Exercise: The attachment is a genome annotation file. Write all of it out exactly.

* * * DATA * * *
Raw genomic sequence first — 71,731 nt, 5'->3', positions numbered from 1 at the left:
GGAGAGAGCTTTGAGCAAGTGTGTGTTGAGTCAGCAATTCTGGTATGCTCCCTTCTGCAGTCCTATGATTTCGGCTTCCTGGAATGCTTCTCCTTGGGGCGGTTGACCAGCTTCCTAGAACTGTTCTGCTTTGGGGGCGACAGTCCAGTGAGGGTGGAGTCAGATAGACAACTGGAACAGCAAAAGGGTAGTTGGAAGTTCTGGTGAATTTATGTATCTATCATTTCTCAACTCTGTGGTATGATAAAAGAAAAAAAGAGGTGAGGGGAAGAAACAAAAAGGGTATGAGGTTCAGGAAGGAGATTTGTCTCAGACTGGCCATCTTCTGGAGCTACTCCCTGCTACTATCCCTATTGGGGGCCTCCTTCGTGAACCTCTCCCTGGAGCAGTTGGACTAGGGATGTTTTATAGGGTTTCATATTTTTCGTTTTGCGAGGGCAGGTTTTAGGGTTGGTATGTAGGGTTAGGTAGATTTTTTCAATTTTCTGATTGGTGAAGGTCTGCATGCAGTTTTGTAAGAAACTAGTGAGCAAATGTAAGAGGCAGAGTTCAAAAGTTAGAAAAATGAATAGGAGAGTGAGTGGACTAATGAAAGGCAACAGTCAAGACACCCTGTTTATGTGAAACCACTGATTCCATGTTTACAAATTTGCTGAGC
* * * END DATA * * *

Raw genomic sequence first — 71,731 nt, 5'->3', positions numbered from 1 at the left:
GGAGAGAGCTTTGAGCAAGTGTGTGTTGAGTCAGCAATTCTGGTATGCTCCCTTCTGCAGTCCTATGATTTCGGCTTCCTGGAATGCTTCTCCTTGGGGCGGTTGACCAGCTTCCTAGAACTGTTCTGCTTTGGGGGCGACAGTCCAGTGAGGGTGGAGTCAGATAGACAACTGGAACAGCAAAAGGGTAGTTGGAAGTTCTGGTGAATTTATGTATCTATCATTTCTCAACTCTGTGGTATGATAAAAGAAAAAAAGAGGTGAGGGGAAGAAACAAAAAGGGTATGAGGTTCAGGAAGGAGATTTGTCTCAGACTGGCCATCTTCTGGAGCTACTCCCTGCTACTATCCCTATTGGGGGCCTCCTTCGTGAACCTCTCCCTGGAGCAGTTGGACTAGGGATGTTTTATAGGGTTTCATATTTTTCGTTTTGCGAGGGCAGGTTTTAGGGTTGGTATGTAGGGTTAGGTAGATTTTTTCAATTTTCTGATTGGTGAAGGTCTGCATGCAGTTTTGTAAGAAACTAGTGAGCAAATGTAAGAGGCAGAGTTCAAAAGTTAGAAAAATGAATAGGAGAGTGAGTGGACTAATGAAAGGCAACAGTCAAGACACCCTGTTTATGTGAAACCACTGATTCCATGTTTACAAATTTGCTGAGC